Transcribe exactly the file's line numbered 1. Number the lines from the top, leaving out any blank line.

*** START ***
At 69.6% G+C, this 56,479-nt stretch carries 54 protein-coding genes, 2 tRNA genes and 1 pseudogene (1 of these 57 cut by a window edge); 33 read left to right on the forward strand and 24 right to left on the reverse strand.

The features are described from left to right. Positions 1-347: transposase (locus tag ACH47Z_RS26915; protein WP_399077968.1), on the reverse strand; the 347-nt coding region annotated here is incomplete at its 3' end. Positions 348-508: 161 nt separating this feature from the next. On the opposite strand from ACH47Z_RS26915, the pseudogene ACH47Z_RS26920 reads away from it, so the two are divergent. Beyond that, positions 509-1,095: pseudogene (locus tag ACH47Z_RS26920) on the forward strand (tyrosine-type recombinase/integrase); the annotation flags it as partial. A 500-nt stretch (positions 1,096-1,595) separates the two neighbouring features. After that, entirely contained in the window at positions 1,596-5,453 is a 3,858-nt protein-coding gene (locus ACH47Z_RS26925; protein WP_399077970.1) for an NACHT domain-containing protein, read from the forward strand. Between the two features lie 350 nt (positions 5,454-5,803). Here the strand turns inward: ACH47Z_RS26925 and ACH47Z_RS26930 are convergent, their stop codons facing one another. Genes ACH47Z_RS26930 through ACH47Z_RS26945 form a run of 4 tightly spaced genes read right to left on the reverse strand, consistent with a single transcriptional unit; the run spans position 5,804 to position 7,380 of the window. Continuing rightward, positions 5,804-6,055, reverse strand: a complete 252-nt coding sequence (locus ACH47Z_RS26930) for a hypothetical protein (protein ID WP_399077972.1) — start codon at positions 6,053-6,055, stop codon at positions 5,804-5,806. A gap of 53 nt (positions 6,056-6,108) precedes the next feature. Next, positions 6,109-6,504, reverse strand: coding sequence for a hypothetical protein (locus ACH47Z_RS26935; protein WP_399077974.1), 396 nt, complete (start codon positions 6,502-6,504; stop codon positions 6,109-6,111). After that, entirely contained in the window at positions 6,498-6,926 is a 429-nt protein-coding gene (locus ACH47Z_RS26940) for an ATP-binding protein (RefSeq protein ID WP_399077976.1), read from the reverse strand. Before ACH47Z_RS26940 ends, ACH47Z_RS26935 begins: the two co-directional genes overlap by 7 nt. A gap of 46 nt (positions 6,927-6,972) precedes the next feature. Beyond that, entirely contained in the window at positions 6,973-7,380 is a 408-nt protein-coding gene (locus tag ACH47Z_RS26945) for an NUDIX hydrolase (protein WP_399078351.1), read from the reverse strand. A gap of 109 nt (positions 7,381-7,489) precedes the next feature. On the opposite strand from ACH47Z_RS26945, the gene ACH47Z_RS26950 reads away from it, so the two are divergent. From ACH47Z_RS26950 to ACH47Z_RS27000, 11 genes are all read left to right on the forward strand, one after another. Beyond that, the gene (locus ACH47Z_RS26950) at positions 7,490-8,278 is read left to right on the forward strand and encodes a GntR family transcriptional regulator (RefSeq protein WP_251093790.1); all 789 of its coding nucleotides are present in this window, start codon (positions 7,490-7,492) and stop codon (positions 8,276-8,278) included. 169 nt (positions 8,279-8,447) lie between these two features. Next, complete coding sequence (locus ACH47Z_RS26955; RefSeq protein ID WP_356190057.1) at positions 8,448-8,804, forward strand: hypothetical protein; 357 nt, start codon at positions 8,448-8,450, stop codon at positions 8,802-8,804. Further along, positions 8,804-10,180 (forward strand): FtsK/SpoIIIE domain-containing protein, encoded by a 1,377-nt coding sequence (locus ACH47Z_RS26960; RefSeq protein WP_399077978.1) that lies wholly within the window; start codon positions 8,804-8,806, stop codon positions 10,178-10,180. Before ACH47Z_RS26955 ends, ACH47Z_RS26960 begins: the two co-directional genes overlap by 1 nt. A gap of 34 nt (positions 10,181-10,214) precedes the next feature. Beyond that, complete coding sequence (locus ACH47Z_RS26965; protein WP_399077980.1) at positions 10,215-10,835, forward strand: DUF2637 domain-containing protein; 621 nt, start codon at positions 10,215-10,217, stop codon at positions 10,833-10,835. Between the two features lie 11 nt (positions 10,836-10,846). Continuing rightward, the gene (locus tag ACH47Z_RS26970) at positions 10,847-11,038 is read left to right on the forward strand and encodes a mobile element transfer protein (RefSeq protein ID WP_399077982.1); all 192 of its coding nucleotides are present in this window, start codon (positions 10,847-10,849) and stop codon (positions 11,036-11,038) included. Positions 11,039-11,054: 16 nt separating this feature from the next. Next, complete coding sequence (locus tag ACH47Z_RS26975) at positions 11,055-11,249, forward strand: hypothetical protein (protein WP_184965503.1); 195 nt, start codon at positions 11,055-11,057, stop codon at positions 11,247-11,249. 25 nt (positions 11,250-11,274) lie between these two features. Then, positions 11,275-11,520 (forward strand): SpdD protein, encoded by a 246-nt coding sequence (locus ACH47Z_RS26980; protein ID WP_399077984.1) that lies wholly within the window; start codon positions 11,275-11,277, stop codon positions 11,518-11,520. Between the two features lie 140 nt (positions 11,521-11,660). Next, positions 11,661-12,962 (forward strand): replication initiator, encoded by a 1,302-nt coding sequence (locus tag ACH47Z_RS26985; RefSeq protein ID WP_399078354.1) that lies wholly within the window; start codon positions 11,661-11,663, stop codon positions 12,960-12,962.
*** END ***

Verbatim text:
At 69.6% G+C, this 56,479-nt stretch carries 54 protein-coding genes, 2 tRNA genes and 1 pseudogene (1 of these 57 cut by a window edge); 33 read left to right on the forward strand and 24 right to left on the reverse strand.